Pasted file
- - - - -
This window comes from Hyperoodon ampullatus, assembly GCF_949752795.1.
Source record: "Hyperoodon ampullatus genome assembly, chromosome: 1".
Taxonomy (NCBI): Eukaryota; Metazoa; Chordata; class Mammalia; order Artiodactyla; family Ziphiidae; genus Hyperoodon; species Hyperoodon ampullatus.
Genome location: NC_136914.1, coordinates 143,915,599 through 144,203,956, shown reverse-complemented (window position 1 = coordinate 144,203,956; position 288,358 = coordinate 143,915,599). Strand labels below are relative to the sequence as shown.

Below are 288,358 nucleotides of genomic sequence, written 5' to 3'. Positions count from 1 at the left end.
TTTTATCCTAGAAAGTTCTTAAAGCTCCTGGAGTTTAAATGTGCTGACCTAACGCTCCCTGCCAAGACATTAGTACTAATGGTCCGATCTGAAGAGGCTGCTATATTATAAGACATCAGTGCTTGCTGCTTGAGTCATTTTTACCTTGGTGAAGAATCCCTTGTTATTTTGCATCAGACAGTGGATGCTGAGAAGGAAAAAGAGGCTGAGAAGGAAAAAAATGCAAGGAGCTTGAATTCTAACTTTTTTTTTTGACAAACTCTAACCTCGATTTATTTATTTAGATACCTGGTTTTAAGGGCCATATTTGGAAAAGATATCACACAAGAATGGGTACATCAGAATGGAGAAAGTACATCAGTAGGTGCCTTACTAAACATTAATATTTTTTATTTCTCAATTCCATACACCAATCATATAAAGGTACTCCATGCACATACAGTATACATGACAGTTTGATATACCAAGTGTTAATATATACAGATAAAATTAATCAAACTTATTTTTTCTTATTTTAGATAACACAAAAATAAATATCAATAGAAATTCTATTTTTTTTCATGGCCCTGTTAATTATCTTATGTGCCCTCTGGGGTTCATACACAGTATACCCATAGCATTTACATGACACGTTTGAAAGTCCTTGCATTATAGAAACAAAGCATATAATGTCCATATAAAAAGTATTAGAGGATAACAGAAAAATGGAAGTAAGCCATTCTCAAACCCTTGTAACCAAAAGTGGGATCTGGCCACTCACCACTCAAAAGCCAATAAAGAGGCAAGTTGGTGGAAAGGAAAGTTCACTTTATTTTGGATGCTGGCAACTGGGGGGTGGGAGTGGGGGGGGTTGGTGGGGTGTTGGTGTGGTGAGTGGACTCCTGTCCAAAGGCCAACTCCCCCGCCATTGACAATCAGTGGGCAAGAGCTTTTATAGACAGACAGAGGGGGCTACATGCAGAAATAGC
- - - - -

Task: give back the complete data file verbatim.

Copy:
This window comes from Hyperoodon ampullatus, assembly GCF_949752795.1.
Source record: "Hyperoodon ampullatus genome assembly, chromosome: 1".
Taxonomy (NCBI): Eukaryota; Metazoa; Chordata; class Mammalia; order Artiodactyla; family Ziphiidae; genus Hyperoodon; species Hyperoodon ampullatus.
Genome location: NC_136914.1, coordinates 143,915,599 through 144,203,956, shown reverse-complemented (window position 1 = coordinate 144,203,956; position 288,358 = coordinate 143,915,599). Strand labels below are relative to the sequence as shown.

Below are 288,358 nucleotides of genomic sequence, written 5' to 3'. Positions count from 1 at the left end.
TTTTATCCTAGAAAGTTCTTAAAGCTCCTGGAGTTTAAATGTGCTGACCTAACGCTCCCTGCCAAGACATTAGTACTAATGGTCCGATCTGAAGAGGCTGCTATATTATAAGACATCAGTGCTTGCTGCTTGAGTCATTTTTACCTTGGTGAAGAATCCCTTGTTATTTTGCATCAGACAGTGGATGCTGAGAAGGAAAAAGAGGCTGAGAAGGAAAAAAATGCAAGGAGCTTGAATTCTAACTTTTTTTTTTGACAAACTCTAACCTCGATTTATTTATTTAGATACCTGGTTTTAAGGGCCATATTTGGAAAAGATATCACACAAGAATGGGTACATCAGAATGGAGAAAGTACATCAGTAGGTGCCTTACTAAACATTAATATTTTTTATTTCTCAATTCCATACACCAATCATATAAAGGTACTCCATGCACATACAGTATACATGACAGTTTGATATACCAAGTGTTAATATATACAGATAAAATTAATCAAACTTATTTTTTCTTATTTTAGATAACACAAAAATAAATATCAATAGAAATTCTATTTTTTTTCATGGCCCTGTTAATTATCTTATGTGCCCTCTGGGGTTCATACACAGTATACCCATAGCATTTACATGACACGTTTGAAAGTCCTTGCATTATAGAAACAAAGCATATAATGTCCATATAAAAAGTATTAGAGGATAACAGAAAAATGGAAGTAAGCCATTCTCAAACCCTTGTAACCAAAAGTGGGATCTGGCCACTCACCACTCAAAAGCCAATAAAGAGGCAAGTTGGTGGAAAGGAAAGTTCACTTTATTTTGGATGCTGGCAACTGGGGGGTGGGAGTGGGGGGGGTTGGTGGGGTGTTGGTGTGGTGAGTGGACTCCTGTCCAAAGGCCAACTCCCCCGCCATTGACAATCAGTGGGCAAGAGCTTTTATAGACAGACAGAGGGGGCTACATGCAGAAATAGC